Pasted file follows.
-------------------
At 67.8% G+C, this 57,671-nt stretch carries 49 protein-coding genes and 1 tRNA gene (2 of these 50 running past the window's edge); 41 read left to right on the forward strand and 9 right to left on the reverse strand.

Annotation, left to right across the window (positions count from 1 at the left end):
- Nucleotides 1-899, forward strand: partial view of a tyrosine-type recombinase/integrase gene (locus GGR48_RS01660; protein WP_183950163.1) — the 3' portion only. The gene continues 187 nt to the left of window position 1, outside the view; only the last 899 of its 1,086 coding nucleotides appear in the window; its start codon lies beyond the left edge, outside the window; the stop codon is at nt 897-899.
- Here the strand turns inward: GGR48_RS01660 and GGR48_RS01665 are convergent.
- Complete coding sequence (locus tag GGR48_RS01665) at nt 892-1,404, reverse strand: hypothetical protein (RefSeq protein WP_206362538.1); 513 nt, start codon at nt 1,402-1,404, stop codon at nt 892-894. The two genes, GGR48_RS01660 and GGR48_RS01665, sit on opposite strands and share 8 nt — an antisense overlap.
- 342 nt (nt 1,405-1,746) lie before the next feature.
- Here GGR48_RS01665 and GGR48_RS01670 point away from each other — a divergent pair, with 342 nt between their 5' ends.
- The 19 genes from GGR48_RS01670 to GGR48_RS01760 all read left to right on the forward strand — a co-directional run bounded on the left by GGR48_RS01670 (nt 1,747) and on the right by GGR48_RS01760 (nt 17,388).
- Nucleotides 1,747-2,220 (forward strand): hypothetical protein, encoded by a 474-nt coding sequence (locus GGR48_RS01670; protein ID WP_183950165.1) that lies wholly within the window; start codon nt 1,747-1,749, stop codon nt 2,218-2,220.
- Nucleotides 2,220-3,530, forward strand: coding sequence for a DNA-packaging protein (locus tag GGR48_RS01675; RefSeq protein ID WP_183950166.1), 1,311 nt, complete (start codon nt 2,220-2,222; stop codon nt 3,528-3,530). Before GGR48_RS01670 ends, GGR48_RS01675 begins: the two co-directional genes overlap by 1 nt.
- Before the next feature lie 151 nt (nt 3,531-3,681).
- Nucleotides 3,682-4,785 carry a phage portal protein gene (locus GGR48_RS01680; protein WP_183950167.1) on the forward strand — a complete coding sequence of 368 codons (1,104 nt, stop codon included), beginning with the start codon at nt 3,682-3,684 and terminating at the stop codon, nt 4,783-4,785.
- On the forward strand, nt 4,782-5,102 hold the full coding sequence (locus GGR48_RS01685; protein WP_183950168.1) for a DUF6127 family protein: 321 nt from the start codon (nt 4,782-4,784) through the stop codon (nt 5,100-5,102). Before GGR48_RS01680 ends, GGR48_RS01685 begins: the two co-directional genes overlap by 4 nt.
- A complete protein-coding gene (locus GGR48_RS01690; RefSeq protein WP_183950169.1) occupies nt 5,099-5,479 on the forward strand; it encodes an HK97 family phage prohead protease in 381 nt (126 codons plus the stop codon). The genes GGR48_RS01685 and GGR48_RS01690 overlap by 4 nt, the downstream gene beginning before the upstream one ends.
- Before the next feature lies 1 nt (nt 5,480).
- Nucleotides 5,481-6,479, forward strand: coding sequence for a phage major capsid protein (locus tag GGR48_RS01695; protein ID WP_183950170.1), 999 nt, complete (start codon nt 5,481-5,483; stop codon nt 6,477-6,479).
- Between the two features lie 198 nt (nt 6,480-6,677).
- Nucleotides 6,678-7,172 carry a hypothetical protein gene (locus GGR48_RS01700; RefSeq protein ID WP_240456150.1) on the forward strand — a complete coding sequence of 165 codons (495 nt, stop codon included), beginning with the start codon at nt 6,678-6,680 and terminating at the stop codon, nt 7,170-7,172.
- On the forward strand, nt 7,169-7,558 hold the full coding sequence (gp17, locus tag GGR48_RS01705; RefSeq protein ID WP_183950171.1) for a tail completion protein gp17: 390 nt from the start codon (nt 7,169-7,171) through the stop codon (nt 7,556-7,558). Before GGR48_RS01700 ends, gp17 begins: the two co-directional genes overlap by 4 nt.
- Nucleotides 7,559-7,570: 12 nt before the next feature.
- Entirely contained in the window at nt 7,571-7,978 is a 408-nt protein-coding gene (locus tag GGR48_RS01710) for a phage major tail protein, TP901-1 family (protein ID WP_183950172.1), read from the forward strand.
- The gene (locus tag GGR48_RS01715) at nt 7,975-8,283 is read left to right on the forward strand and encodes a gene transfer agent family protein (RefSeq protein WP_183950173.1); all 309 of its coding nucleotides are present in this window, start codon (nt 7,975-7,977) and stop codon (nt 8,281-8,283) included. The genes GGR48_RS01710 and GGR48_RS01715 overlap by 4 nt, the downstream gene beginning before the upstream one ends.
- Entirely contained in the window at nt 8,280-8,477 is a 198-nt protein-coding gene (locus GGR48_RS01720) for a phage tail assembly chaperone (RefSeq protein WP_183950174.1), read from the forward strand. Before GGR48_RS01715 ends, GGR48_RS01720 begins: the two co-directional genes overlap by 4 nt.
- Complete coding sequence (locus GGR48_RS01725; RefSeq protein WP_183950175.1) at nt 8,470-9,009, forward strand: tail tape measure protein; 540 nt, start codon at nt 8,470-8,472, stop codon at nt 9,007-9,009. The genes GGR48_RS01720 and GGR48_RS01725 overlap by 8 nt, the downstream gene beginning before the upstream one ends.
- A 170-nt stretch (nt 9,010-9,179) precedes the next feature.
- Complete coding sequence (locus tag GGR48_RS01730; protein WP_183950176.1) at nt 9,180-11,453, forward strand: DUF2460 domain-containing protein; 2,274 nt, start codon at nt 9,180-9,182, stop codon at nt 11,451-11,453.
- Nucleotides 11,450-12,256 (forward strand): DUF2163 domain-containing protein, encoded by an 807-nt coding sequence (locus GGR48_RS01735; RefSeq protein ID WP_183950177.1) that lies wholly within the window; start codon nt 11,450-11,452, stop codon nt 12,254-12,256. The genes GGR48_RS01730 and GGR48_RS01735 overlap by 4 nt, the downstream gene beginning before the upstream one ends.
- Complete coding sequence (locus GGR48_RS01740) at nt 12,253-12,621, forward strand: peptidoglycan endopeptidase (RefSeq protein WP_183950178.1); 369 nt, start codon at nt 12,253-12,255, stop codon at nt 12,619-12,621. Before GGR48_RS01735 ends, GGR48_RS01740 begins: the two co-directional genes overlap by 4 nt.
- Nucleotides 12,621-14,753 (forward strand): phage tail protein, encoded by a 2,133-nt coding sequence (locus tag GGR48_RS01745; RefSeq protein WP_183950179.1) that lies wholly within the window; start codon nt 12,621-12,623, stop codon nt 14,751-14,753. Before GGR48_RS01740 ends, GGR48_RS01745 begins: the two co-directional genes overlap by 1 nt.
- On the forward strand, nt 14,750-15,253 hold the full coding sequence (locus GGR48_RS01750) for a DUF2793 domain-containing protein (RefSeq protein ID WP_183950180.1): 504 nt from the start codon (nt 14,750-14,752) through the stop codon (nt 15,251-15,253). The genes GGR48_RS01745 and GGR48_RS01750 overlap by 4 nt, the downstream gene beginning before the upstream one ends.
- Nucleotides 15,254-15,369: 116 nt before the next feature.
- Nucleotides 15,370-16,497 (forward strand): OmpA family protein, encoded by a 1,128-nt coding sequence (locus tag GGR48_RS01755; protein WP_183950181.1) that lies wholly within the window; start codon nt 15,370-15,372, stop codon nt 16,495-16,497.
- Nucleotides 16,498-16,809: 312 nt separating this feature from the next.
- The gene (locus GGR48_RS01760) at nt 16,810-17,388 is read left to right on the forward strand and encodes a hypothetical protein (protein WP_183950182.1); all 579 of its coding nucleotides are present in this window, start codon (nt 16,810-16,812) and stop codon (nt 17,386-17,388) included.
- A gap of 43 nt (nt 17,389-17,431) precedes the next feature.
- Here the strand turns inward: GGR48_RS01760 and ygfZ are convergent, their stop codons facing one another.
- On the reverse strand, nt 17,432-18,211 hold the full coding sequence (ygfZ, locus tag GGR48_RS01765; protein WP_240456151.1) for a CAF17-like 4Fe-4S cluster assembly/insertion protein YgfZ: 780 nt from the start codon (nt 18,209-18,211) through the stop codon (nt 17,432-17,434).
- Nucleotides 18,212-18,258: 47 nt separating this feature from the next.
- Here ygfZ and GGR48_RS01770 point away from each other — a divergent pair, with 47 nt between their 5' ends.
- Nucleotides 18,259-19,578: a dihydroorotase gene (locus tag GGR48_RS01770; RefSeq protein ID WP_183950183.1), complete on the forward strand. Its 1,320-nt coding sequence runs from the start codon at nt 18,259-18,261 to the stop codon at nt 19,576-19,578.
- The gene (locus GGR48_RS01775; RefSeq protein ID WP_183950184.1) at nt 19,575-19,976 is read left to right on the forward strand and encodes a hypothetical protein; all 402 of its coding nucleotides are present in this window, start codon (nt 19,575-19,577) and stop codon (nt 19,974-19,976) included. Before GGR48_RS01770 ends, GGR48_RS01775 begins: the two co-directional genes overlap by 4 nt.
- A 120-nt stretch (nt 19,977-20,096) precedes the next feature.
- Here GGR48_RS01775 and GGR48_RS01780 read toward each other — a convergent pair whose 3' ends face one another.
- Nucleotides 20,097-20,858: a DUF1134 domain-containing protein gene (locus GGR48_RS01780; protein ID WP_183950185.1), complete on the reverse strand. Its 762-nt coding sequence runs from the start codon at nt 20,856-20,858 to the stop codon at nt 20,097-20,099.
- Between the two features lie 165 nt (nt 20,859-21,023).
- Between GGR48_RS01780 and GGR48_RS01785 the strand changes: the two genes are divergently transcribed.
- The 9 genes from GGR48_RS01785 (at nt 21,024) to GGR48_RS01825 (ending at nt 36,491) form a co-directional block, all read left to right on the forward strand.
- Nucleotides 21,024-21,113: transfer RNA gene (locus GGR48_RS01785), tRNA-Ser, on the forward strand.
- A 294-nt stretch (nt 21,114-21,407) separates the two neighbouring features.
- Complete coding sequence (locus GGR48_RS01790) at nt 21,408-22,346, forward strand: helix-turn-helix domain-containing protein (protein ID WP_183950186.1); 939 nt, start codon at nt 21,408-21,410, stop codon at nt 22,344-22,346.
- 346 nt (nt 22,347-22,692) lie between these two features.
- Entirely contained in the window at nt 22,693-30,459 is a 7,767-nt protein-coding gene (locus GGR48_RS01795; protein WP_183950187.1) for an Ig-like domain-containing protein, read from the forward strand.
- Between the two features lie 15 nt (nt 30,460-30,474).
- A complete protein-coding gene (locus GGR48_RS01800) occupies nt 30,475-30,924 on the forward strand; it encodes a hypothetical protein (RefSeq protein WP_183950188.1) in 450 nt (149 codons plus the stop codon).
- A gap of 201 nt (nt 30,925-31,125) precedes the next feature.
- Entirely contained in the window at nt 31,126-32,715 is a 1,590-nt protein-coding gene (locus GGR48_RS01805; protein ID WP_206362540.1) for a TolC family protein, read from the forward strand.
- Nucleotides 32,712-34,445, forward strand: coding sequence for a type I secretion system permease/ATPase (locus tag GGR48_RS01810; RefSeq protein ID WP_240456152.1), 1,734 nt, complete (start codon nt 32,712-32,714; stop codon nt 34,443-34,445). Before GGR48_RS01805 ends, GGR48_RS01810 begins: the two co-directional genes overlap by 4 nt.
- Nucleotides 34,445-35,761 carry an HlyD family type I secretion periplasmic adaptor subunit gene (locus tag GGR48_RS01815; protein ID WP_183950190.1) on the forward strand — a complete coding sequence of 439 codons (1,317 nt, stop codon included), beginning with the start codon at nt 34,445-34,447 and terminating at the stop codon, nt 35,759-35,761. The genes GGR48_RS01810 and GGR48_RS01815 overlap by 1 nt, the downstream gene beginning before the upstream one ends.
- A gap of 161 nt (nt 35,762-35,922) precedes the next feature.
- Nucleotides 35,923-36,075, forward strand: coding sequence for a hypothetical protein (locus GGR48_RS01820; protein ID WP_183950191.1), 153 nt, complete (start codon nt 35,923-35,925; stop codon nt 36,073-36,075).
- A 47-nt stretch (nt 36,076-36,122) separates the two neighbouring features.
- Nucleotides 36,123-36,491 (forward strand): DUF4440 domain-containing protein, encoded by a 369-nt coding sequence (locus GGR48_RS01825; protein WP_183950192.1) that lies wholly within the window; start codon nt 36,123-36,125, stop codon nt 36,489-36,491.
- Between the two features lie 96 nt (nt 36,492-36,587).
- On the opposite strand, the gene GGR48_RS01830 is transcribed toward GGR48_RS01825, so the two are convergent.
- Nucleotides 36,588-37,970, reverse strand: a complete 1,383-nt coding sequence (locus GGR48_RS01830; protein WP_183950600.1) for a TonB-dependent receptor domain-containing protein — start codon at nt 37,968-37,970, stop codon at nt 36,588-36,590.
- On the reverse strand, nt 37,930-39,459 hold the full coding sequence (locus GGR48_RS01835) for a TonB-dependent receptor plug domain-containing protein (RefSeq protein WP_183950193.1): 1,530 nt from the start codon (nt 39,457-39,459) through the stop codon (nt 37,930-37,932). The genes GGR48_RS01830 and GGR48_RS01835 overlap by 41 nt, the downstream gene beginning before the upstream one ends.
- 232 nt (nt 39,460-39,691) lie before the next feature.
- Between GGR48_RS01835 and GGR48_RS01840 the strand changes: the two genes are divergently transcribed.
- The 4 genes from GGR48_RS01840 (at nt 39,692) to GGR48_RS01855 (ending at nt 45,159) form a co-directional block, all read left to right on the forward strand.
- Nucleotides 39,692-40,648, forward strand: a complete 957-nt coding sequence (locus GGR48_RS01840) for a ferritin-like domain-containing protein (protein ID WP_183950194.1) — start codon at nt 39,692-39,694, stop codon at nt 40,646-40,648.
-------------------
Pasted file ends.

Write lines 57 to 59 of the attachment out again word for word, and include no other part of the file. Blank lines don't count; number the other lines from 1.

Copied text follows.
- Nucleotides 32,712-34,445, forward strand: coding sequence for a type I secretion system permease/ATPase (locus tag GGR48_RS01810; RefSeq protein ID WP_240456152.1), 1,734 nt, complete (start codon nt 32,712-32,714; stop codon nt 34,443-34,445). Before GGR48_RS01805 ends, GGR48_RS01810 begins: the two co-directional genes overlap by 4 nt.
- Nucleotides 34,445-35,761 carry an HlyD family type I secretion periplasmic adaptor subunit gene (locus tag GGR48_RS01815; protein ID WP_183950190.1) on the forward strand — a complete coding sequence of 439 codons (1,317 nt, stop codon included), beginning with the start codon at nt 34,445-34,447 and terminating at the stop codon, nt 35,759-35,761. The genes GGR48_RS01810 and GGR48_RS01815 overlap by 1 nt, the downstream gene beginning before the upstream one ends.
- A gap of 161 nt (nt 35,762-35,922) precedes the next feature.